As the U.S. Transportation Security Administration prepares to further test next-generation technology at airport security checkpoints, the agency wants to align the procurement of new carry-on baggage scanners and the related automated baggage handling systems that feed parcels into scanners then extracts them, according to the agency’s chief.
An automatic screen lane at Las Vegas McCarran International Airport. (Photo courtesy of TSA)
The computed tomography (CT)-based scanners and the automated screening lanes (ASLs) combine to form a system and TSA wants to “marry up” the procurement of the two technologies, TSA Administrator David Pekoske said on a conference call with media.
“That’s kind of our path forward on those, that is to look at procuring a system rather than components of a system because it’s better if TSA is not the integrator, in my opinion, in that process,” he said.
TSA has been evaluating CT systems from two manufacturers in airports and over the course of the summer plans to have about 35 scanners deployed for further operational testing and evaluation. The agency is evaluating CT systems supplied by L3 Technologies and Integrated Defense & Security Solutions in airports while three other companies--Analogic, Britain's Smiths Detection, and ScanTech--are also developing systems for the agency to test in airports.
If the testing this summer goes well, TSA plans to use funding from the fiscal year 2019 appropriation to begin purchasing at least another 145 CT systems early in the calendar year, Pekoske said.
The companies manufacturing CT systems are currently developing new detection algorithms, called the accessible property screening systems (APSS), to meet evolving threats. Successfully developing the APSS will be crucial for manufacturers to compete for TSA’s business.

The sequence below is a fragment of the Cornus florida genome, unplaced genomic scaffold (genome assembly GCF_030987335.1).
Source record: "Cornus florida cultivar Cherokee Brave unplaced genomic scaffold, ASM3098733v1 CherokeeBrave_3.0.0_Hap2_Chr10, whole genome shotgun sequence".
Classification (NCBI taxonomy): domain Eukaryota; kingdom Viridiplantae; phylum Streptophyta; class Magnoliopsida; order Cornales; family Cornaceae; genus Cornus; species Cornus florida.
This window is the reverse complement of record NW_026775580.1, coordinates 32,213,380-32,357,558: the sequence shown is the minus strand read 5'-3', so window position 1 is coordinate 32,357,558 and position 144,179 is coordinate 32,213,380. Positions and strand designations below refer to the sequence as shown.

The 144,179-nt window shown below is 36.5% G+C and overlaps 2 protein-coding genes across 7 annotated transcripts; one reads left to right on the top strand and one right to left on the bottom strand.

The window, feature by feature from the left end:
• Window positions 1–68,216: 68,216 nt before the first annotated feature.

The CT systems are based on the same technology currently used to automatically screen checked bags for explosives. Those systems are larger and the manufacturers have shrunk the physical footprint of the next-generation systems for checkpoint use. The technology presents images in three-dimensions, enhancing the awareness of operators of a bag’s contents.
Pekoske said that within a few years, the CT systems may “potentially not require passengers to divest anything in a carry-on bag. The bags can just go through the X-ray as they are presented.”
TSA currently has more than 130 of the ASLs deployed at a number of airports. The systems have been purchased and gifted to the agency by participating airlines and airports to help speed evaluation of the technology.
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